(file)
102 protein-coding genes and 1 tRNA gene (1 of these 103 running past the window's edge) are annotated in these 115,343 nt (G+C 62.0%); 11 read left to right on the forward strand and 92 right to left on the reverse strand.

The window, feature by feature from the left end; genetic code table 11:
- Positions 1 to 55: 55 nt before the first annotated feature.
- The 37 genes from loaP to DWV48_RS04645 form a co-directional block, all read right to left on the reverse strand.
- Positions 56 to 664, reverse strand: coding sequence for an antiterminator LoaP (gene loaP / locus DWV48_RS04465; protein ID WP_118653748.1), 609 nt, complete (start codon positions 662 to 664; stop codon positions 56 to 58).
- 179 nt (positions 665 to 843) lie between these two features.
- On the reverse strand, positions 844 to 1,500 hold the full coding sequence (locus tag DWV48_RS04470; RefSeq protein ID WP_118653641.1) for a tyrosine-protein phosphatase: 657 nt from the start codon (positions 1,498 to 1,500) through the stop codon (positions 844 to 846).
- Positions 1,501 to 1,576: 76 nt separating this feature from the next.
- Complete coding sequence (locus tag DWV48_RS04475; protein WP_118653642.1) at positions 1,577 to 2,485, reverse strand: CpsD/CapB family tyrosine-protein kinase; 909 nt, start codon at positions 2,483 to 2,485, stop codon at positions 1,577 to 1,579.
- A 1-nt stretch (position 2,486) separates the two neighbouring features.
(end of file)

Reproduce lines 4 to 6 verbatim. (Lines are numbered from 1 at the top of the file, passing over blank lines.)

- The 37 genes from loaP to DWV48_RS04645 form a co-directional block, all read right to left on the reverse strand.
- Positions 56 to 664, reverse strand: coding sequence for an antiterminator LoaP (gene loaP / locus DWV48_RS04465; protein ID WP_118653748.1), 609 nt, complete (start codon positions 662 to 664; stop codon positions 56 to 58).
- 179 nt (positions 665 to 843) lie between these two features.